Physical disability or impairment is a total or partial loss of a person’s bodily functions e.g. walking, gross motor skills, fine motor skills and/or total or partial loss of a part of the body. Mobility impairments have varying difficulty with physical tasks and you deal with your limitations in different ways; you may use crutches, wheelchairs, adapted equipment or assistive technology. However, physical impairment may not always be clear for people to see. Physical disabilities covers a wide range of abilities. The same physical disability can have very different effects on different people and can vary due to periods of remission. You may need to learn accessible routes around campus; problems, such as bad weather or crowded pavements can make it difficult to get around college.
How does a physical disability affect my learning?
In most cases, the ability to learn is not affected by physical disability. It is usually the physical environment that can act as a barrier to learning.
Difficulties can include:
- Getting to the place of learning, and moving around the classroom.
- Having tables and chairs at an appropriate height, and being able to reach teaching and learning materials, requiring adapted equipment or assistive technology.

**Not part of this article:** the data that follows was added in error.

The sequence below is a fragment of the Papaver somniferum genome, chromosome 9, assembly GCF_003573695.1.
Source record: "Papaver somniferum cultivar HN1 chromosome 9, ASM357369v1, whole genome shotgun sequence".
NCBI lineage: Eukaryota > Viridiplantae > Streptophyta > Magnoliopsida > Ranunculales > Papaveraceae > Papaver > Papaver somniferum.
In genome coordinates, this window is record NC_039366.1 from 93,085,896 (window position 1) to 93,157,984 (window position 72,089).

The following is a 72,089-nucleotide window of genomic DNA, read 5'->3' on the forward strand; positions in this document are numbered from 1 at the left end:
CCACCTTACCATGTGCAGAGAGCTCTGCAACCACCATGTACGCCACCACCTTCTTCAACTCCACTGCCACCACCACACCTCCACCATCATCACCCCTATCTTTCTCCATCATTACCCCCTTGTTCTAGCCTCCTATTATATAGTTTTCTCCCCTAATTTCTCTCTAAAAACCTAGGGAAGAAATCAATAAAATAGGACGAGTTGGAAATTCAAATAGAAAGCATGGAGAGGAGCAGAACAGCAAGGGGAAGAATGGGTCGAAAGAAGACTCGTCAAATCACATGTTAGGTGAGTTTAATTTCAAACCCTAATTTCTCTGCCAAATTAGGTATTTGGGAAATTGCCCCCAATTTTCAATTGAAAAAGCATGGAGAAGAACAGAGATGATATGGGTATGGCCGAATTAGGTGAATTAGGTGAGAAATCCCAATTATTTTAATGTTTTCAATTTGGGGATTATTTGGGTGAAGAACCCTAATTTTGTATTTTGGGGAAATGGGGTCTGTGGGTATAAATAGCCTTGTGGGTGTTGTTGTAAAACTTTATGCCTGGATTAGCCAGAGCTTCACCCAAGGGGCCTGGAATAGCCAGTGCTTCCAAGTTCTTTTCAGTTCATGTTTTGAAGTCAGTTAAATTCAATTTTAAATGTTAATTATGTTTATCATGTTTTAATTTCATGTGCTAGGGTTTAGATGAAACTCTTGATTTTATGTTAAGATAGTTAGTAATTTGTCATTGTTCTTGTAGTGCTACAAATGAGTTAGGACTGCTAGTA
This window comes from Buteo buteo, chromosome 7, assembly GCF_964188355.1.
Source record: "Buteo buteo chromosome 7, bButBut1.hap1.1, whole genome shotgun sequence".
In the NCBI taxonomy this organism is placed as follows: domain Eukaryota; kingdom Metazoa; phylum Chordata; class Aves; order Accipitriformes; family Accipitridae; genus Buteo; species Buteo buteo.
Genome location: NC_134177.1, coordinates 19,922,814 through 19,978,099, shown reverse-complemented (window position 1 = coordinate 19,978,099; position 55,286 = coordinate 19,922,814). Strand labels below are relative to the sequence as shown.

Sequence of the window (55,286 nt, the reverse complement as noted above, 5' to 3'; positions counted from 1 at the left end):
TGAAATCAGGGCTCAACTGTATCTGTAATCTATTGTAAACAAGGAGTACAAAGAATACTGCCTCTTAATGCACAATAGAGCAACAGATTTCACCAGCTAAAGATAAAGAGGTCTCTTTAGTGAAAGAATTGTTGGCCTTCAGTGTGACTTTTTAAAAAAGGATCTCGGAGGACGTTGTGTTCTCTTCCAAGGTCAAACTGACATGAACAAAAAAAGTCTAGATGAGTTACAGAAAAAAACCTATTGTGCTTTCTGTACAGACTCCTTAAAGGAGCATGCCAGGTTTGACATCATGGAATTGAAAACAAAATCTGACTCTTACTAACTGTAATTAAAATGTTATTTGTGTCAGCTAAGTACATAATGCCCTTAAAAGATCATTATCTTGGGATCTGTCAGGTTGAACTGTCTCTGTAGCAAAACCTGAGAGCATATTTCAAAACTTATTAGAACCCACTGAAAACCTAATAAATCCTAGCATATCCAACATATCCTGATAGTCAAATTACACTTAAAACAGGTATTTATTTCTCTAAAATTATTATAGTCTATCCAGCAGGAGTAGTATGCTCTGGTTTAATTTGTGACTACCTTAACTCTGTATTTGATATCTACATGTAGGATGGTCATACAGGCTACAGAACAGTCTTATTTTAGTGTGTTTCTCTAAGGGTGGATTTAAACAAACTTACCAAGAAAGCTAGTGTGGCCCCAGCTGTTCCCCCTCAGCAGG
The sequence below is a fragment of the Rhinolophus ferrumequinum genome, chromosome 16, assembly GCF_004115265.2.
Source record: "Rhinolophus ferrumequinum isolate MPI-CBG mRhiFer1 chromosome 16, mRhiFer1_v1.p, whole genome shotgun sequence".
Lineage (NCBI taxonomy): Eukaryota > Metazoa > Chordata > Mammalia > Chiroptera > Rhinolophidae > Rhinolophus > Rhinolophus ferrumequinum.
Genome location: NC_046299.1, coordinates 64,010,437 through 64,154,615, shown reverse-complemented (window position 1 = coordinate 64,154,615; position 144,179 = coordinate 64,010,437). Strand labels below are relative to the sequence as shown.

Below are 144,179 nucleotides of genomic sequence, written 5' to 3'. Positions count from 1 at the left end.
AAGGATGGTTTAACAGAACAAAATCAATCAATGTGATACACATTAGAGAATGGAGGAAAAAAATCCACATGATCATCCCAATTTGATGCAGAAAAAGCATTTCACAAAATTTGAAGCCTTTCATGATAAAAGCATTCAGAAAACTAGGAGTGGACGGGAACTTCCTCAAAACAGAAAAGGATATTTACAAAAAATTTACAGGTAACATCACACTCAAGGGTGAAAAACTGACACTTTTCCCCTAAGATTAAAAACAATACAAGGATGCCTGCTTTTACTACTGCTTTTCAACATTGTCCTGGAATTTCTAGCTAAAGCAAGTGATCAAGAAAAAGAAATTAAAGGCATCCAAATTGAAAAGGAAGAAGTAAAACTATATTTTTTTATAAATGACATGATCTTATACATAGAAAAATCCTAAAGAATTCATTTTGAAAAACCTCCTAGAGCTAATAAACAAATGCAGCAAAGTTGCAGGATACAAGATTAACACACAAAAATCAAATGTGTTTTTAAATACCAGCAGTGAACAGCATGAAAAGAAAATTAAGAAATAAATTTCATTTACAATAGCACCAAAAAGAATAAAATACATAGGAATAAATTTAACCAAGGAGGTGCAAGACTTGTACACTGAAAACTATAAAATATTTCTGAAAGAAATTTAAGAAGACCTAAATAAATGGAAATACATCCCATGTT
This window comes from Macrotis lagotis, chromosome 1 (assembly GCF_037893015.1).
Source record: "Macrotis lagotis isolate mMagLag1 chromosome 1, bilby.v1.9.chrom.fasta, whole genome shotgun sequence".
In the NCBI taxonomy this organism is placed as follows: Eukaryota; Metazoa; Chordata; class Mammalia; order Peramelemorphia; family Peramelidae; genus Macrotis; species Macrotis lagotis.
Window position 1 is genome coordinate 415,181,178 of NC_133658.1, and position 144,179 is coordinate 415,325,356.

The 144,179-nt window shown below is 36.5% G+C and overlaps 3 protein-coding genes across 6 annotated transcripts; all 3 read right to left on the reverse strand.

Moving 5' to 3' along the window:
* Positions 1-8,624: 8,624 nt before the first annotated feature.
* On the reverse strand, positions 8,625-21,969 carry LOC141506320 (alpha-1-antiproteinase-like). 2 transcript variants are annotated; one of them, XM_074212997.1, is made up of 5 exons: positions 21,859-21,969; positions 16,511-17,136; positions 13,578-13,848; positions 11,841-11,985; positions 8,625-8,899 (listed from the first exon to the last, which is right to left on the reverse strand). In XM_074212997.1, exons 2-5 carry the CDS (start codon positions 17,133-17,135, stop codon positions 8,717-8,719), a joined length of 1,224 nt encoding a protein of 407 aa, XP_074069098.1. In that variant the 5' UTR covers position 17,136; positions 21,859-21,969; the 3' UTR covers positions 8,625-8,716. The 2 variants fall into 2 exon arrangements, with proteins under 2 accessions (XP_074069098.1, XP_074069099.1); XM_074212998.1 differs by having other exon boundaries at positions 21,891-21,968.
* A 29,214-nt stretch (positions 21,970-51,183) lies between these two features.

- Being unable to or having difficulty with writing.
- Having to work harder at every day activities and it taking longer to complete.
- The side effects of medication or being in constant pain.
Balance and coordination:
- Carrying and using equipment, manoeuvring around the building and between College sites.
- Depending on the disability you may not be able to participate in all activities, for example being unable to raise hand to answer questions in a class forum or join in all practical activities.
- No speech or impaired speech.
Strategies to support learning for those with a physical disability
- Organise a time for orientation of the environment before the course starts, contact ALS to arrange this and ensure that a Personal Emergency Evacuation Plan (PEEP) is in place.
- If you have concerns about the amount of time allowed to travel between classes let your tutor know as soon as possible.
- Ensure that you have been assessed for your specific needs and that you have the required adapted equipment and / or assistive technology that you require.
- Explain to those offering assistance how and when you would like your assistance, have this one to one conversation.
Conversations and Discussions:
- It is important that you make your needs understood. You may need to persevere to ensure that you are getting the right type of support to meet your needs.
- Ensure that you know your exit routes and how to get from one classroom to another. Make sure desks in your classroom are organised in a way that will accommodate your wheelchair user (if applicable).
- Ensure that you have a lift pass if required.
- Ensure notes are taken in a way that is helpful to you and support you to understand.
- Ensure that you are aware of how your needs will be met whilst on the trip.
- You may be entitled to exam access arrangements.
Last updated: 16th August 2023